ONE'S black, one's white and they have amazed their owners.
Salt and Pepper are twins, born to a ewe, which is white and a ram, which is a sussex breed, sporting a black face, legs and bottom.
Jan Cowan, who has just begun building a flock on the family property in the Manning Valley on the NSW mid-north coast to make sheep cheese, said yesterday that the twins born a week-and-a-half ago were inseparable, The Daily Telegraph reports.
"We have them in a pen next to the house because of the foxes," Mrs Cowan said.
"They play together, they sleep together with one resting its head on the other.
"If one goes one way the other will follow. They take a teat each, side-by-side of each other when feeding."
Mrs Cowan said a local vet who helped deliver the twins had told her their being born with different colouring was a very rare event.
But the Cowans may not have a black sheep in the family for long.
Bob Murray, NSW branch president of the Black and Coloured Sheep Breeders Association of Australia, said nature could still intervene despite years of selective breeding to produce sheep with white wool.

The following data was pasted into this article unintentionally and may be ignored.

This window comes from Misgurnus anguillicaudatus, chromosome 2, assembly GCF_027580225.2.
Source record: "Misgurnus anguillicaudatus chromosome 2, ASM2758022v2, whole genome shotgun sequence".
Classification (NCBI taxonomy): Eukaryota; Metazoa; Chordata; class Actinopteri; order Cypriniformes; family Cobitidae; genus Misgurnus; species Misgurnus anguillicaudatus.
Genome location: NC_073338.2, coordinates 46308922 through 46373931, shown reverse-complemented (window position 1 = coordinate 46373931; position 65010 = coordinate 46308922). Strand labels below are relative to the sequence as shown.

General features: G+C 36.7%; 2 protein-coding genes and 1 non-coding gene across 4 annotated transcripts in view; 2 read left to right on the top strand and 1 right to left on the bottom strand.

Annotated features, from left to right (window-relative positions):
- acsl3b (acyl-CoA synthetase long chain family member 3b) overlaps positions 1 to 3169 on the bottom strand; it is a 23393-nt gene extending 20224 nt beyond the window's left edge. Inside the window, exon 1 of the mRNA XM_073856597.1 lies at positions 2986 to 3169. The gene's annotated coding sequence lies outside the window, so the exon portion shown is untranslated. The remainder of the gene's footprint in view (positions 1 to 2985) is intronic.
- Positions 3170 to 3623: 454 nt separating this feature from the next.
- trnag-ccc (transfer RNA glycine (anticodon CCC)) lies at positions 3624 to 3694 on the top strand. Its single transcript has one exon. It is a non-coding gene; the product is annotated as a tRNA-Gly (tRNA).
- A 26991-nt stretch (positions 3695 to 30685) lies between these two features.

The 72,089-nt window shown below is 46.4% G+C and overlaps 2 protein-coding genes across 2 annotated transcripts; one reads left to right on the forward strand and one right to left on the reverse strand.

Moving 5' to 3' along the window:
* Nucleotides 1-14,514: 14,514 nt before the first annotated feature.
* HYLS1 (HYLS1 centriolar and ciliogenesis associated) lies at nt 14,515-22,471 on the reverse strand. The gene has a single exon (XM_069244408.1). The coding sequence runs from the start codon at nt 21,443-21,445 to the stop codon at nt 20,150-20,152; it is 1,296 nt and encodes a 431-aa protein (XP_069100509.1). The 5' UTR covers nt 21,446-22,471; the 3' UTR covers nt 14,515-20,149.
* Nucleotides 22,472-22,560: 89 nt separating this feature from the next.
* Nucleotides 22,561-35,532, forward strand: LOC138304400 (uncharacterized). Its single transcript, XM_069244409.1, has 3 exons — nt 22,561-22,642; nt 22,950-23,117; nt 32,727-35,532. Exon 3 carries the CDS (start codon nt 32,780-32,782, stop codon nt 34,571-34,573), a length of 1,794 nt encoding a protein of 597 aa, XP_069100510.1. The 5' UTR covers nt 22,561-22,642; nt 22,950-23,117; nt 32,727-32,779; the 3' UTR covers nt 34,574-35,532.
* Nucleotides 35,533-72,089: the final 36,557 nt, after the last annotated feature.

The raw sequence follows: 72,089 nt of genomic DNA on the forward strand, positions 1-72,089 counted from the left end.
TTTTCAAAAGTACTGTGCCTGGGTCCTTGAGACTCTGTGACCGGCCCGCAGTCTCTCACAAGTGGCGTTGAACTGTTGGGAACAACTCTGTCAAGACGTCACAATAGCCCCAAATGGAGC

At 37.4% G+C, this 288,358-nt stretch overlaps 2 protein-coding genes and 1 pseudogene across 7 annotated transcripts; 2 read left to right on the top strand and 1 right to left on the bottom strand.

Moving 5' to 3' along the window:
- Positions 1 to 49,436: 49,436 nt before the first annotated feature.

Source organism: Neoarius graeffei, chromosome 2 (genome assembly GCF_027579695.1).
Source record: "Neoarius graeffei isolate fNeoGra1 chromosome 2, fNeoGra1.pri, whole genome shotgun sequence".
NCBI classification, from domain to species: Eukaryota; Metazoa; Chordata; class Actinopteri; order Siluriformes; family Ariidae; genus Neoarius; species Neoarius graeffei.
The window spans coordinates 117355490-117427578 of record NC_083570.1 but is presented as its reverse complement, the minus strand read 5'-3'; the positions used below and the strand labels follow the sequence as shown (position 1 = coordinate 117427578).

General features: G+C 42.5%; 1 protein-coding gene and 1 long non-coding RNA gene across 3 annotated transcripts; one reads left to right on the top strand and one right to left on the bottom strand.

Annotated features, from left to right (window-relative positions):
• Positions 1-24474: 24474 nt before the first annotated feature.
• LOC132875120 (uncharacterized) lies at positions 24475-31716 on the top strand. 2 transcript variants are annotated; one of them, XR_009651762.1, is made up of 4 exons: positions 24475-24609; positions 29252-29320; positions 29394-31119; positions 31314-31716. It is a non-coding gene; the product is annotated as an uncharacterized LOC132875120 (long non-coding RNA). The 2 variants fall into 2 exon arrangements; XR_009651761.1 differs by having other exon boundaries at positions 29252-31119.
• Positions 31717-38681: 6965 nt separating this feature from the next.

"Put simply, the genes which ensure white wool are dominant over the genes which produce the darker wool," he said.
"But sometimes the dark gene sneaks in and takes over, and if you have a dark-woolled ram and a white-woolled ewe, there's a 50 per cent chance you'll get one of each.
"And in sussex sheep it's not uncommon to get lambs which are all dark when born.
"But when they are about six months old they will lose that darkness and look like other sussexes with the dark face, legs and backside and white body."